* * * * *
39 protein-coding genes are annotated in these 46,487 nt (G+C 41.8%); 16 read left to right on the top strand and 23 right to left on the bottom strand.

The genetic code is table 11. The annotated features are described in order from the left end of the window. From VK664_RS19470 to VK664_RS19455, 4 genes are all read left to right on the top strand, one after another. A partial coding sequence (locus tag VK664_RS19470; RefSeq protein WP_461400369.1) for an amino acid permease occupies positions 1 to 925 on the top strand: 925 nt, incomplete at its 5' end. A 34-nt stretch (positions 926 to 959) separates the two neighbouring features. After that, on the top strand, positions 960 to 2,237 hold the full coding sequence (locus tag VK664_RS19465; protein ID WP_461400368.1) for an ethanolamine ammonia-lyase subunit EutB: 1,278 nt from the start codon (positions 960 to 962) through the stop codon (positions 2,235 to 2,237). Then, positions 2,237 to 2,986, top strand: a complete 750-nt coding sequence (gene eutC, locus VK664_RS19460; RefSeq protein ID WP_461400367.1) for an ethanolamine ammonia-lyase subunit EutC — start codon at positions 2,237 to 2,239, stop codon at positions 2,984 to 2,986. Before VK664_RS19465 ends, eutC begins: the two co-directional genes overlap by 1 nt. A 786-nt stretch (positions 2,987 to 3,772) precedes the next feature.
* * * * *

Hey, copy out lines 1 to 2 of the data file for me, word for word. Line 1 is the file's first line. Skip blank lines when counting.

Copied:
39 protein-coding genes are annotated in these 46,487 nt (G+C 41.8%); 16 read left to right on the top strand and 23 right to left on the bottom strand.

The genetic code is table 11. The annotated features are described in order from the left end of the window. From VK664_RS19470 to VK664_RS19455, 4 genes are all read left to right on the top strand, one after another. A partial coding sequence (locus tag VK664_RS19470; RefSeq protein WP_461400369.1) for an amino acid permease occupies positions 1 to 925 on the top strand: 925 nt, incomplete at its 5' end. A 34-nt stretch (positions 926 to 959) separates the two neighbouring features. After that, on the top strand, positions 960 to 2,237 hold the full coding sequence (locus tag VK664_RS19465; protein ID WP_461400368.1) for an ethanolamine ammonia-lyase subunit EutB: 1,278 nt from the start codon (positions 960 to 962) through the stop codon (positions 2,235 to 2,237). Then, positions 2,237 to 2,986, top strand: a complete 750-nt coding sequence (gene eutC, locus VK664_RS19460; RefSeq protein ID WP_461400367.1) for an ethanolamine ammonia-lyase subunit EutC — start codon at positions 2,237 to 2,239, stop codon at positions 2,984 to 2,986. Before VK664_RS19465 ends, eutC begins: the two co-directional genes overlap by 1 nt. A 786-nt stretch (positions 2,987 to 3,772) precedes the next feature.